Traveling brings you to places where your normal urges (like feeding animals) come in direct conflict with local ordinances and common sense. Forget about your love for animals, wanting to get close to nature or watch those cute little things eagerly pick up the morsels you’ve tossed to them.
Okay, now a major dose of reality and it’s a medicine you may not take to easily and you may have even wondered about this headline. No, I don’t dislike animals and I, too, have enjoyed feeding animals, but within certain parameters.
Today, I heard about a viral video where a polar bear was petting a dog. Too cute for words, right? No. It did not have a happy ending as anyone who understands wild, hungry animals will tell you. And polar bears are currently experiencing a very long period of privation due to lack of food.
The people in the area had been feeding polar bears and, one night, didn’t put food out. You know the rest of the story and how it ended for the sled dog.
Hearing about it, I remembered the sign I first came across on a trip to Florida a few years ago: “Please don’t feed the gators, we love our children.” And Florida has followed that simple sign up with stiff fines for anyone who feeds gators that just love kids, dogs and anything they can get their huge mouths around.
Tourists taken out on boats to watch wild sea life have encouraged the forging of another “nature” tour of sorts; shark watching or swimming with sharks. How do they know there will be sharks? Simple. The tour guides chum the waters with bloody fish parts and the sharks come zooming in for a free meal. If a tourist was to fall overboard, I don’t think that would have a happy ending, either. Sharks are not “gentle giants” and whenever I see that term, I just get sick to my stomach. But people do love their “shark adventures.”
Chumming leads to a steady supply of hungry sharks and in the Amazon, thoughtless disposal of fish parts into the river resulted in attracting large numbers of hungry fish, not sharks mind you. But one mystery in the area puzzled people for years.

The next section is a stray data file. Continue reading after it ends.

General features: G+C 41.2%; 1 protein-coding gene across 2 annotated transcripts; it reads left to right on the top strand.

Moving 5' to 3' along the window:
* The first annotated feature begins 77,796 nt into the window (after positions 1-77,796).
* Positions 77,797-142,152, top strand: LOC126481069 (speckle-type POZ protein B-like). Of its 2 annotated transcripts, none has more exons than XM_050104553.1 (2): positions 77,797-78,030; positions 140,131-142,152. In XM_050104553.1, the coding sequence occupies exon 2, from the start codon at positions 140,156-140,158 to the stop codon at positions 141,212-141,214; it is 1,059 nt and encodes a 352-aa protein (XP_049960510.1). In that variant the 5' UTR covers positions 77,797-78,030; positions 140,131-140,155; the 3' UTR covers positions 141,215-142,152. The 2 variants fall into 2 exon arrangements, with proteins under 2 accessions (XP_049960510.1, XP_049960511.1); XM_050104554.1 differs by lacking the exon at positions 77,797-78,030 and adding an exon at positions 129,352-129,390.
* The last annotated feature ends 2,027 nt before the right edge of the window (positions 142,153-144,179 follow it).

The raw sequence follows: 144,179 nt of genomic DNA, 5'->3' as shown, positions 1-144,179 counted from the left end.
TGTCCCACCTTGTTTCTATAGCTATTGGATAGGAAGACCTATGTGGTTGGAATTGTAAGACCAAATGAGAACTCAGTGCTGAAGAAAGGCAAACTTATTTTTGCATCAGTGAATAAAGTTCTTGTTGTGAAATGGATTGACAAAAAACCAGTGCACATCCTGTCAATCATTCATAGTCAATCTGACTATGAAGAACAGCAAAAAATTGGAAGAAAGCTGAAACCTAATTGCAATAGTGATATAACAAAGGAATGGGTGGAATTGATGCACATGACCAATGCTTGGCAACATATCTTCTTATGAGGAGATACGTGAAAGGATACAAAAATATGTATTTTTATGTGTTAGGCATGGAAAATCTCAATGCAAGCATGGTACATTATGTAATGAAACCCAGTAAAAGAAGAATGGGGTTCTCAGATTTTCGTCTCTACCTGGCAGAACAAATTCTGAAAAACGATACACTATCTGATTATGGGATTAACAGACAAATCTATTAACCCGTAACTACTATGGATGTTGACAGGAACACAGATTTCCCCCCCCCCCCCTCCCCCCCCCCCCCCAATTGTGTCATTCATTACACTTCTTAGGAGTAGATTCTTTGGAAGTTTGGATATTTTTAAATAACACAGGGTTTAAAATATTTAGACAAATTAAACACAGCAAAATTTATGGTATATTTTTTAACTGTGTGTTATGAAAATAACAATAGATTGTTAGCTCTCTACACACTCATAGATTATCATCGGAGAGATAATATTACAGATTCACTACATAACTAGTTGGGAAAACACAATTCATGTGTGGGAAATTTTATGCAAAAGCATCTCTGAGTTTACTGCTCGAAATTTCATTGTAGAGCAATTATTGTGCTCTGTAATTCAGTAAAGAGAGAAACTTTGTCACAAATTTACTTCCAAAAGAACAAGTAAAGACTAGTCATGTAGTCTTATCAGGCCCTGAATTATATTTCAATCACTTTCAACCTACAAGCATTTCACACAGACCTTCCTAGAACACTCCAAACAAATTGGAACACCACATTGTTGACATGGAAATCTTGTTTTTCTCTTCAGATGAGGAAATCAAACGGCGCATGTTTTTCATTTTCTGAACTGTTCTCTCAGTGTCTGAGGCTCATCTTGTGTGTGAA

A commuter boat with nearly 100 people on board had sunk and most of the passengers suddenly disappeared from the water, never to be seen again. Reason? One expert believes they were grabbed by large cat-fish, initially attracted by the chum which allowed them to grow to huge size, that dragged the people to their holes and, in the process, drowned them. They were then finished off by other fish.
No need to go into the wild, either, to see dangerous interactions between people and seemingly tame wild animals. New York’s Central Park, home to raccoons and even coyotes, now has its own problem. Tourists are fascinated by the playful little creatures that beg for food, are too easily acclimated to city life and people and that can turn in an instant into a danger. Sharp teeth, finger-like paws and lightning speed make for danger, not cuteness. They also might be rabid.
Squirrels are easily trained, too. Make a sound or gesture and offer food and they will come begging for it whenever you, or someone else, shows up in their territory. Again, they’re seen as such innocent creatures that feeding them must be safe. No? The little things have no idea that their nails are like razor blades and distinguishing between a peanut and a finger can often be too much of a challenge for them. Children can then be injured as well as adults who meant no harm, but also had no food for the squirrels.
All of this begs the question of whether we should feed wild animals at all. We are encouraged to put out suet or seed for birds and they do provide us protection from insects and spread seeds. But which birds should we limit our feed to and should we be interfering with nature at all? Tough decision.
Suburban dwellers know full well that feeding even birds can have a major downside and that is that the food attracts bears. No one wants a hungry black bear hanging around their home and they, too, quickly become acclimated to where food can be found. If the bear has cubs, she is especially dangerous because she wants to protect her cubs and you are danger.
Tossing apples out in the winter for the deer may cause more deer deaths than you know because, as their numbers increase, they begin to cross roadways, leap into front windows of homes and even run into stores. When they are in their rut, they are especially in danger from cars. How many people even know when this occurs in their neighborhood? If you live near a wooded area, you should know.
Final word: Try not to feed wild animals because you will be doing them a favor if you allow them to find their own wild food.